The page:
The Associated Press
CASPER, Wyo. (AP) — Follow-up tests show that former U.S. Sen. Alan Simpson does not have prostate cancer.
We sure are relieved, his brother, Pete Simpson, said Thursday from Cody. Its been a roller-coaster ride for everybody there for a while.
A routine physical earlier this month at the Mayo Clinic in Minnesota detected cancer in the Republican from Cody who served 18 years in the Senate before leaving in 1996. Simpson has regular tests for prostate cancer.
He underwent more thorough testing at the M.D. Anderson Clinic in Houston this week that conclusively showed Simpsons prostate gland to be free of cancer, said Lori Rosen, Simpsons aide in Washington.
Simpson is thrilled that hes OK and pretty delighted with life after the diagnosis reversal, Rosen told the Casper Star-Tribune Washington bureau.
Pete Simpson said his brother would have to undergo further checkups as a precaution.
Alan Simpson was at a Bohemian retreat in California and was unavailable for comment.
Sen. Craig Thomas, R-Wyo., who served with Simpson in Congress for nearly eight years, said he was delighted that Simpson was cancer free.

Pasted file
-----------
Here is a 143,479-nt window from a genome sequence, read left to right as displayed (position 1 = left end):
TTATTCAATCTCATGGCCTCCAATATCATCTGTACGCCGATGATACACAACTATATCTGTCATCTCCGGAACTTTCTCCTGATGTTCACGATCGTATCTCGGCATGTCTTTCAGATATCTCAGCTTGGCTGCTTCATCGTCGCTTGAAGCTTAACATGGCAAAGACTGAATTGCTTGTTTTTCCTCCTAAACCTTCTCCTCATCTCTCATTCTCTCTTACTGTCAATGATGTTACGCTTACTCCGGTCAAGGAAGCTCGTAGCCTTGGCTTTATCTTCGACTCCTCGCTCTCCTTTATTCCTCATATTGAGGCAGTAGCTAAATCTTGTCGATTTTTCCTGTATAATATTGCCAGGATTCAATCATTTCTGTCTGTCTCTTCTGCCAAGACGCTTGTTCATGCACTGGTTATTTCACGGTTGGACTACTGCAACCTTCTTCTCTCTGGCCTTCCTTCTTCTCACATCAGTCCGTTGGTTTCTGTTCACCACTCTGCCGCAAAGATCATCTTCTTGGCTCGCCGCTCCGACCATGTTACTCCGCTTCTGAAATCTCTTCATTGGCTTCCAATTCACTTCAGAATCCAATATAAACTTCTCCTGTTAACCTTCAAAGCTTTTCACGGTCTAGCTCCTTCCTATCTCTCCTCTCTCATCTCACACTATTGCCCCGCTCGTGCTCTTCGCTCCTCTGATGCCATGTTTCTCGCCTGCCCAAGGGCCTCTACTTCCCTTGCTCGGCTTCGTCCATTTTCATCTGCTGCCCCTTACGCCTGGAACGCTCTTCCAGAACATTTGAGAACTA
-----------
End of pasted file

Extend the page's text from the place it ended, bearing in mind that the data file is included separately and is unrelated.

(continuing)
I was so proud of him for following through on the diagnosis publicly and calling for men 50 and over to undergo regular prostate testing, Thomas said. Im really pleased.
Simpson, who will be 70 on Sept. 3, urges all men age 50 and older to get tested for prostate cancer on a regular basis.
The American Cancer Society estimates that 198,100 new cases of prostate cancer will be diagnosed in the United States this year. One man in six will be diagnosed with prostate cancer during his lifetime, but only one in 30 will die of the disease.
In 1998, the most recent year numbers are available, 32,203 died of prostate cancer, according to the National Center for Health Statistics.
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